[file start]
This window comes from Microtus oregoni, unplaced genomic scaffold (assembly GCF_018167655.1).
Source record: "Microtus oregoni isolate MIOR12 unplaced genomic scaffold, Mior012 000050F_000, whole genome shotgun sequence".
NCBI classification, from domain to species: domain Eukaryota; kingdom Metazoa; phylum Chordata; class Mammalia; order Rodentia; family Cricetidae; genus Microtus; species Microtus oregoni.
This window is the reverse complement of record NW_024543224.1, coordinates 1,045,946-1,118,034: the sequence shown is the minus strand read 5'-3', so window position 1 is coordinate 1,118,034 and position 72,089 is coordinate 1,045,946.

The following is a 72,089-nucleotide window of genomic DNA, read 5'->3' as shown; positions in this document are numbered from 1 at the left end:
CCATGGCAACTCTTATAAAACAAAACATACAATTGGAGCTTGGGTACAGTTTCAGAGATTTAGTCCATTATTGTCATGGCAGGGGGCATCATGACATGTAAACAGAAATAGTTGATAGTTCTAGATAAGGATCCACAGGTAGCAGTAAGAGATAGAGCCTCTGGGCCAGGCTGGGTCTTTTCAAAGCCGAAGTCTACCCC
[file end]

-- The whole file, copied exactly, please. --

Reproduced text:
This window comes from Microtus oregoni, unplaced genomic scaffold (assembly GCF_018167655.1).
Source record: "Microtus oregoni isolate MIOR12 unplaced genomic scaffold, Mior012 000050F_000, whole genome shotgun sequence".
NCBI classification, from domain to species: domain Eukaryota; kingdom Metazoa; phylum Chordata; class Mammalia; order Rodentia; family Cricetidae; genus Microtus; species Microtus oregoni.
This window is the reverse complement of record NW_024543224.1, coordinates 1,045,946-1,118,034: the sequence shown is the minus strand read 5'-3', so window position 1 is coordinate 1,118,034 and position 72,089 is coordinate 1,045,946.

The following is a 72,089-nucleotide window of genomic DNA, read 5'->3' as shown; positions in this document are numbered from 1 at the left end:
CCATGGCAACTCTTATAAAACAAAACATACAATTGGAGCTTGGGTACAGTTTCAGAGATTTAGTCCATTATTGTCATGGCAGGGGGCATCATGACATGTAAACAGAAATAGTTGATAGTTCTAGATAAGGATCCACAGGTAGCAGTAAGAGATAGAGCCTCTGGGCCAGGCTGGGTCTTTTCAAAGCCGAAGTCTACCCC